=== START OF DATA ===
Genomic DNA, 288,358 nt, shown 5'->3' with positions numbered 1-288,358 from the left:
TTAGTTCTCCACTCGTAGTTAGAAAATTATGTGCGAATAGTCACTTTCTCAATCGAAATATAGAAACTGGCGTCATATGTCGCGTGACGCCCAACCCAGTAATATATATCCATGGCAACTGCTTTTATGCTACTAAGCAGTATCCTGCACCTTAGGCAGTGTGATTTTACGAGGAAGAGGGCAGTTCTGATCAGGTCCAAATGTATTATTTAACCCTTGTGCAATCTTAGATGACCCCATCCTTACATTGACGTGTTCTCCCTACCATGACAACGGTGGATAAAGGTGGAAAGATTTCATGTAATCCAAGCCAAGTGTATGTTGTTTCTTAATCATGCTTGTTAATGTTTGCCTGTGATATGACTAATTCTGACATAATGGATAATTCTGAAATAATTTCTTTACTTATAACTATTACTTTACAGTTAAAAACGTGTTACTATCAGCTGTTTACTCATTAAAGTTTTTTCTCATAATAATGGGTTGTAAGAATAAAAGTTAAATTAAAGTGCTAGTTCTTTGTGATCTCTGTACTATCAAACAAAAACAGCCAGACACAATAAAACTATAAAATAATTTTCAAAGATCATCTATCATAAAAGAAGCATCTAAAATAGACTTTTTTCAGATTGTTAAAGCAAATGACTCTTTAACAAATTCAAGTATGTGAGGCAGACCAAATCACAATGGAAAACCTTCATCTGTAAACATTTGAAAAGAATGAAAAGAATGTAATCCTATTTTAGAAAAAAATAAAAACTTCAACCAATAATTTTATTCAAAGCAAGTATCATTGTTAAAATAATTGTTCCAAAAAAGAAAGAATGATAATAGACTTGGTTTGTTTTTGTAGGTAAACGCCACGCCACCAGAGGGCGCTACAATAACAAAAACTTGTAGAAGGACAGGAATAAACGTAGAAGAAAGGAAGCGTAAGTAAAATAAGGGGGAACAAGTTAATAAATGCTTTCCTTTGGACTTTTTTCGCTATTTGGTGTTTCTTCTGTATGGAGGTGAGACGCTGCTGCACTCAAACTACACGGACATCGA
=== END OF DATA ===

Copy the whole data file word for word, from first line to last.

Genomic DNA, 288,358 nt, shown 5'->3' with positions numbered 1-288,358 from the left:
TTAGTTCTCCACTCGTAGTTAGAAAATTATGTGCGAATAGTCACTTTCTCAATCGAAATATAGAAACTGGCGTCATATGTCGCGTGACGCCCAACCCAGTAATATATATCCATGGCAACTGCTTTTATGCTACTAAGCAGTATCCTGCACCTTAGGCAGTGTGATTTTACGAGGAAGAGGGCAGTTCTGATCAGGTCCAAATGTATTATTTAACCCTTGTGCAATCTTAGATGACCCCATCCTTACATTGACGTGTTCTCCCTACCATGACAACGGTGGATAAAGGTGGAAAGATTTCATGTAATCCAAGCCAAGTGTATGTTGTTTCTTAATCATGCTTGTTAATGTTTGCCTGTGATATGACTAATTCTGACATAATGGATAATTCTGAAATAATTTCTTTACTTATAACTATTACTTTACAGTTAAAAACGTGTTACTATCAGCTGTTTACTCATTAAAGTTTTTTCTCATAATAATGGGTTGTAAGAATAAAAGTTAAATTAAAGTGCTAGTTCTTTGTGATCTCTGTACTATCAAACAAAAACAGCCAGACACAATAAAACTATAAAATAATTTTCAAAGATCATCTATCATAAAAGAAGCATCTAAAATAGACTTTTTTCAGATTGTTAAAGCAAATGACTCTTTAACAAATTCAAGTATGTGAGGCAGACCAAATCACAATGGAAAACCTTCATCTGTAAACATTTGAAAAGAATGAAAAGAATGTAATCCTATTTTAGAAAAAAATAAAAACTTCAACCAATAATTTTATTCAAAGCAAGTATCATTGTTAAAATAATTGTTCCAAAAAAGAAAGAATGATAATAGACTTGGTTTGTTTTTGTAGGTAAACGCCACGCCACCAGAGGGCGCTACAATAACAAAAACTTGTAGAAGGACAGGAATAAACGTAGAAGAAAGGAAGCGTAAGTAAAATAAGGGGGAACAAGTTAATAAATGCTTTCCTTTGGACTTTTTTCGCTATTTGGTGTTTCTTCTGTATGGAGGTGAGACGCTGCTGCACTCAAACTACACGGACATCGA